A virtual jungle of ancient oak hammocks and floodplain forests west of Lake Jackson, Highlands Hammock State Park is Sebring’s crown jewel and a Florida State Park that you won’t want to miss.
Within more than 9,000 acres, nine nature trails ramble through a variety of habitats. Most of these have their own trailheads along the park road.
At the day use area – which includes the state’s only Civilian Conservation Corps Museum, the picnic area, and the Hammock Inn camp store – an eastern access point to the trail system starts.
Three interconnected nature trails on the east side of the hammock – Wild Orange Grove, Big Oak, and Hickory – provide a gentle introduction to this wild place.
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Length: 2.4 mile round-trip
Trailhead: 27.4702, -81.5329
Address: 5931 Hammock Rd, Sebring
Fees: $6 per vehicle
Restroom: At the picnic area and concession
Land manager: Florida State Parks
Open 8 AM to sunset. Leashed dogs welcome. No bicycles on the hiking trail, but you can use one to get to the trailhead along the park road.
Follow US 27 south from Avon Park or north from Lake Placid to Hammock Rd (CR 634) in Sebring, at a traffic light with prominent signage. Turn west and follow the road into the park. The entrance station is on the passenger’s side, and a bike path parallels the road to the park.
Once inside the gates, continue past the campground entrance to the day use area on the left, where the CCC Museum, Hammock Inn, and picnic area are located. Your hike starts here.
Wild Orange Grove Trail
Look for the trailhead sign adjacent to the Hammock Inn, to the right of the picnic area. The Wild Orange Grove Trail starts out as a gentle walk into a pine forest behind the buildings.
As the outer edge of Highlands Hammock is ringed by pine flatwoods, the trail continues into the edge of the hardwood hammock, where ferns fill the understory.
After a quarter mile, cross a bridge over a tannic waterway as forest yields to floodplain forest, a swamp in the lowlying area. The trail begins a curve to the right.
Poison ivy creeps up to the edges of the footpath. Overhead, notice the dangling fruit. This floodplain forest is full of wild citrus trees naturalized here from the nearby pioneer-era orange grove.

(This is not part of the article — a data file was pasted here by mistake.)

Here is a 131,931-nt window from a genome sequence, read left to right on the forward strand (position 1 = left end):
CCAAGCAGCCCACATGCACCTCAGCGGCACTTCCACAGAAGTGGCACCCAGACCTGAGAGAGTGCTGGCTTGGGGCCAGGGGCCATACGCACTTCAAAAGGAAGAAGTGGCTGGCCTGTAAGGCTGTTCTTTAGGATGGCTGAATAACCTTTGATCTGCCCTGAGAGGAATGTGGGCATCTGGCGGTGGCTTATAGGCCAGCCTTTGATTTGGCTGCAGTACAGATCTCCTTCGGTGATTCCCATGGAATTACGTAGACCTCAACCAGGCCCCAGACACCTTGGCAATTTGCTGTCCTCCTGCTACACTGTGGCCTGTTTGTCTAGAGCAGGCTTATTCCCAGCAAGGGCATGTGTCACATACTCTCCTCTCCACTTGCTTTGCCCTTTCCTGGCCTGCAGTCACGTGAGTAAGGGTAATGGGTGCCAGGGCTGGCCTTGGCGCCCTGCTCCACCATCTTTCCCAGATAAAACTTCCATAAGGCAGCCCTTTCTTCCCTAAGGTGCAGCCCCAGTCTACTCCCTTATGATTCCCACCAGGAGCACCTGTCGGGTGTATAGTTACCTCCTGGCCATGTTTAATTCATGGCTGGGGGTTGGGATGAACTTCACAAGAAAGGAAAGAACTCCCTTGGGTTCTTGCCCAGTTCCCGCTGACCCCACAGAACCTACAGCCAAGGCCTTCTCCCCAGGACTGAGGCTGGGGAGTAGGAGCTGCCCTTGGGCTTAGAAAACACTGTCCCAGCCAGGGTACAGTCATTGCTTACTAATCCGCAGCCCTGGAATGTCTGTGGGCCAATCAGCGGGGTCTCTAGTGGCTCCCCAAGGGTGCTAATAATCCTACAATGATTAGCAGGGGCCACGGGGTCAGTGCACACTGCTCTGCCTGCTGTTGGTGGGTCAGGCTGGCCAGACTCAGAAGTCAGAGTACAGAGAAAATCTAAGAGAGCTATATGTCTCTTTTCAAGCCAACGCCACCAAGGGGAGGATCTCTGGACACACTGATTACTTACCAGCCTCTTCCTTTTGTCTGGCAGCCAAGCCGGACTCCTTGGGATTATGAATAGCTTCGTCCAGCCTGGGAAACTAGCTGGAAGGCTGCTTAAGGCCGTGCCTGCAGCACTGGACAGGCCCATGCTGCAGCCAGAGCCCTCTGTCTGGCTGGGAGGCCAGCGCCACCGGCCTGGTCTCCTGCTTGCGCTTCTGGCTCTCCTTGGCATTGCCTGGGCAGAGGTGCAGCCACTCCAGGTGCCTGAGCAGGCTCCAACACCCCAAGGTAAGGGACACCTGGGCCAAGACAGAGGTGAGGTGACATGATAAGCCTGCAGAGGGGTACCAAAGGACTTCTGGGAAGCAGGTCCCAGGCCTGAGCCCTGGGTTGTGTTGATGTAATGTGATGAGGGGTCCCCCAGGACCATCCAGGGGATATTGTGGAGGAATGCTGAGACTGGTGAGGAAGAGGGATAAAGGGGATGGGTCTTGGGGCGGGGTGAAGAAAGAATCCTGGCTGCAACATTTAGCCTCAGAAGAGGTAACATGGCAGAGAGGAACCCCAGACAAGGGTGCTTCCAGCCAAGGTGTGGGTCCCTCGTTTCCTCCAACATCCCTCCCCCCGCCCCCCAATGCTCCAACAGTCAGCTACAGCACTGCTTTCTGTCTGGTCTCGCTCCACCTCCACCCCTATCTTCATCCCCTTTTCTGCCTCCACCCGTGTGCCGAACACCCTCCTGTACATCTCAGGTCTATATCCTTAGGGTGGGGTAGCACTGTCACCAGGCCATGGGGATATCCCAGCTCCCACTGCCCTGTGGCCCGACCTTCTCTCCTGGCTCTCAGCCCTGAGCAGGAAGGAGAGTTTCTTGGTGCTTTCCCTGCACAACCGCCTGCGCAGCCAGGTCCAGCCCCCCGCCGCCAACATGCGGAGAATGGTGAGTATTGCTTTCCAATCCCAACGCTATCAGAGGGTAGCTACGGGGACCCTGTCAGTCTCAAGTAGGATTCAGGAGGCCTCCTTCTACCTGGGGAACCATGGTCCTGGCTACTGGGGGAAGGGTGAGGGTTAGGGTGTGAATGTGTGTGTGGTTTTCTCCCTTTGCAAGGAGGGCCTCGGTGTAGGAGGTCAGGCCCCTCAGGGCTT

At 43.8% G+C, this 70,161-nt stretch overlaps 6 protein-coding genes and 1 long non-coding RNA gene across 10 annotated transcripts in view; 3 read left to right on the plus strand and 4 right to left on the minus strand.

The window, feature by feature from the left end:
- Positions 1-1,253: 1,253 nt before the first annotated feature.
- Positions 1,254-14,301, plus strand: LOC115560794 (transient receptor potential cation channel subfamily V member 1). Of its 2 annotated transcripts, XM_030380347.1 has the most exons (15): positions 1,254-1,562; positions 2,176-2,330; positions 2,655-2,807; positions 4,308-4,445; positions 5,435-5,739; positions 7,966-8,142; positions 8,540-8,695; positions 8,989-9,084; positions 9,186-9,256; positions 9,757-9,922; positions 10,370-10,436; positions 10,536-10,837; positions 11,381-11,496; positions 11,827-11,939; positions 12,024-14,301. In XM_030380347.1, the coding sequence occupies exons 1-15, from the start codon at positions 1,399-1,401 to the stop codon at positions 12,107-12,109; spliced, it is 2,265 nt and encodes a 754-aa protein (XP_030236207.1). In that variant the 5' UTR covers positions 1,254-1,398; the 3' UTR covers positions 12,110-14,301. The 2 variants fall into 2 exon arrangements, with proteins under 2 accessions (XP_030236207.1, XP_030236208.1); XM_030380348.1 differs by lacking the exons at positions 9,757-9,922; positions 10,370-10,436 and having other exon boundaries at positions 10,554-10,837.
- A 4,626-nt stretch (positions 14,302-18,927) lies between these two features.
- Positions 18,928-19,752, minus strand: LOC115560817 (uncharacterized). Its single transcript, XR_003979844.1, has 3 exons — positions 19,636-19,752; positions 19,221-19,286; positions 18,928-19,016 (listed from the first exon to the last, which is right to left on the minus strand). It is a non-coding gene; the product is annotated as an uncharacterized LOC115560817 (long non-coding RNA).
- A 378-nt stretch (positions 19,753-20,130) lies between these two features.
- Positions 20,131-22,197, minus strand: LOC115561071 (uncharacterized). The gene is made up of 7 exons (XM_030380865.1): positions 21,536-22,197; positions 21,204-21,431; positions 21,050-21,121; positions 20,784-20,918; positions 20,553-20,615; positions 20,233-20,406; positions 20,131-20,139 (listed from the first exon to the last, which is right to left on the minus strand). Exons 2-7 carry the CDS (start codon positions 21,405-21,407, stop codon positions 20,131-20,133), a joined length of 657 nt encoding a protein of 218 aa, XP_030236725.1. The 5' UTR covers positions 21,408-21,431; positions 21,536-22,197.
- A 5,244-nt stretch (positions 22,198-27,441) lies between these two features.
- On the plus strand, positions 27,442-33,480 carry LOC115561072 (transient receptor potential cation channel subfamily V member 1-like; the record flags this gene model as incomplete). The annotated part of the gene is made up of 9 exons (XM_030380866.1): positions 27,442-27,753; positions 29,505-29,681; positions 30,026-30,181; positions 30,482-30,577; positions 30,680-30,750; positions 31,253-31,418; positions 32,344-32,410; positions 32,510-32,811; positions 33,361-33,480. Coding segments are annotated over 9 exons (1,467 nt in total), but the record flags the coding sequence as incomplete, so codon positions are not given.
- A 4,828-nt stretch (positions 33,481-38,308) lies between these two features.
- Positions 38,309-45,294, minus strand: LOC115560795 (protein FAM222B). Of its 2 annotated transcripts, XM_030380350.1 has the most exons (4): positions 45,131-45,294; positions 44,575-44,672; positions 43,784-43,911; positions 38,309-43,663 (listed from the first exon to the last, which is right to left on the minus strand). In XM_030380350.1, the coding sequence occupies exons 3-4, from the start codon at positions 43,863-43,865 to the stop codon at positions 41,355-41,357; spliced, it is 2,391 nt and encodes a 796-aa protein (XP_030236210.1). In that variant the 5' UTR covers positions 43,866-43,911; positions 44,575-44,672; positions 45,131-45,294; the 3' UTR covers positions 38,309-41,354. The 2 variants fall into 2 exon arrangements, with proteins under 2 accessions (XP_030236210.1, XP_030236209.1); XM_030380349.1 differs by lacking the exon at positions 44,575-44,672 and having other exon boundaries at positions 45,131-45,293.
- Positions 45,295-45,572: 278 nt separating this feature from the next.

Reaching the park road, cross it to continue along the trail, which ends after 0.6 mile.
Big Oak Trail
After crossing the park road, the trail comes to a clearing. It’s here that the Big Oak, more than a thousand years old, once dominated the canopy.
On our last visit, only the remains of the trunk were left. Old age and hurricane-force winds forced its demise.
This is the start of the Big Oak Trail, a 0.2-mile loop. Turn right to tunnel into the forest that birthed this giant.
The trees are enormous throughout this hammock: not just oaks, but hickory, sweetgum, and red maple trees as well.
Along the trail are other oaks with rotted trunks where animals could easily shelter, including one oak with a hollow in it big enough to serve as a bear’s den.
When you reach the boardwalk, you’ve finished the loop. The Hickory Trail starts here.
This boardwalk is one of the old-style catwalks dating back to the beginnings of the park, and takes a sense of balance to cross. There is a railing to hold onto. It is slippery when wet.
The sensation is that of crossing a very long log, and it’s best that you don’t meet someone coming the other way. Surrounding the boardwalk is the floodplain swamp.
On the opposite side of the boardwalk, a trail leads to the left into the old pioneer orange grove, if you wish to take a peek.
The main route turns right, passing a massive oak tree that has caught a spindly cabbage palm in its crooked embrace.
The trail winds through a forest punctuated with these ancients. Walking between the hickories, you reach an enormous oak tree, its interior hollowed out so greatly that you can stand inside of it.
A bouquet of sword ferns dangles from a knot in the tree trunk above. Cabbage palms rise to the high canopy above.
In this lush, humid environment, needle palm thrives. Cinnamon fern, sword fern, stands of wild coffee, and marlberry line the footpath.
A mile into your hike, the trail emerges at the park road, where there is a pulloff trailhead. Cross the road to continue down the Hickory Trail, passing the bike rack.
The deep shade of the oak hammock shelters the walk, with massive bromeliads dangling overhead like chandeliers.
Reaching a boardwalk, you walk into a wonderland of ferns, reaching a T intersection in the boardwalk at a flag pond at 1.3 miles.
This is where the Hickory Trail meets the Fern Garden Trail, which in turn connects to the Richard Lieber Memorial Trail.
A walk out and back between the Hammock Inn and this junction is 2.2 miles, without repeating the Big Oak Loop on the return trip.
If you add on these two short loops in the swamp, you can complete a 2.9-mile hike all at once. Details for each are below.
A reminder of the botanical garden planned for what is now Highlands Hammock State Park, the Fern Garden Trail loops a fern-edged swamp on boardwalks and footpath
Learn more about Highlands Hammock State Park
See our photos of the Wild Orange, Big Oak, and Hickory Trails
More trails to explore in this park
Walk beneath immense oaks and pines on the Young Hammock Trail at Highlands Hammock State Park, a half-mile nature trail that showcases the succession of habitats
Teeter-tottering above a swamp, experience a stretch of old-time catwalk through the cypress swamp on the Cypress Boardwalk at Highlands Hammock State Park
At Highlands Hammock State Park in Sebring, the Ancient Hammock Trail shows off the glory of towering cabbage palms and live oaks centuries old